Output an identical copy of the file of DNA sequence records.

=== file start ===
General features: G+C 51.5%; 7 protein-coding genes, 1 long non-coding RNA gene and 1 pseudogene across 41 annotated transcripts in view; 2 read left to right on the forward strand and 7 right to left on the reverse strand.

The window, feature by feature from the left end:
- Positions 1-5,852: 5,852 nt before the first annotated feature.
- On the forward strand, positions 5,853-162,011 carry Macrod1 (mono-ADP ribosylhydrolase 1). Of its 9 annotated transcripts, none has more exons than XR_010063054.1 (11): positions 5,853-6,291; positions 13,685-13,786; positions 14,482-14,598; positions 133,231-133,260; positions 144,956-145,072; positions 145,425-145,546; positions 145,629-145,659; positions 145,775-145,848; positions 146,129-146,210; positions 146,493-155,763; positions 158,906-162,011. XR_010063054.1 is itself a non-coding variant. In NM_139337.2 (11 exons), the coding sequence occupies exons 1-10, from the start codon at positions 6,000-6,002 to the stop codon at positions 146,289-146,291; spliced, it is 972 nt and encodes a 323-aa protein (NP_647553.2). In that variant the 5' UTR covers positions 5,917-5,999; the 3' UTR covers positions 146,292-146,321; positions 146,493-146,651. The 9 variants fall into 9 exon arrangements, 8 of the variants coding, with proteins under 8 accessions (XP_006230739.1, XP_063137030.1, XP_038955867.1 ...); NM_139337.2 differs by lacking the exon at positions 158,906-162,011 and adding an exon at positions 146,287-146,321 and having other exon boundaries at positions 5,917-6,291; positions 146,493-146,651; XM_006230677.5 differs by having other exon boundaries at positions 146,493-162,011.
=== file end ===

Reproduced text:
General features: G+C 51.5%; 7 protein-coding genes, 1 long non-coding RNA gene and 1 pseudogene across 41 annotated transcripts in view; 2 read left to right on the forward strand and 7 right to left on the reverse strand.

The window, feature by feature from the left end:
- Positions 1-5,852: 5,852 nt before the first annotated feature.
- On the forward strand, positions 5,853-162,011 carry Macrod1 (mono-ADP ribosylhydrolase 1). Of its 9 annotated transcripts, none has more exons than XR_010063054.1 (11): positions 5,853-6,291; positions 13,685-13,786; positions 14,482-14,598; positions 133,231-133,260; positions 144,956-145,072; positions 145,425-145,546; positions 145,629-145,659; positions 145,775-145,848; positions 146,129-146,210; positions 146,493-155,763; positions 158,906-162,011. XR_010063054.1 is itself a non-coding variant. In NM_139337.2 (11 exons), the coding sequence occupies exons 1-10, from the start codon at positions 6,000-6,002 to the stop codon at positions 146,289-146,291; spliced, it is 972 nt and encodes a 323-aa protein (NP_647553.2). In that variant the 5' UTR covers positions 5,917-5,999; the 3' UTR covers positions 146,292-146,321; positions 146,493-146,651. The 9 variants fall into 9 exon arrangements, 8 of the variants coding, with proteins under 8 accessions (XP_006230739.1, XP_063137030.1, XP_038955867.1 ...); NM_139337.2 differs by lacking the exon at positions 158,906-162,011 and adding an exon at positions 146,287-146,321 and having other exon boundaries at positions 5,917-6,291; positions 146,493-146,651; XM_006230677.5 differs by having other exon boundaries at positions 146,493-162,011.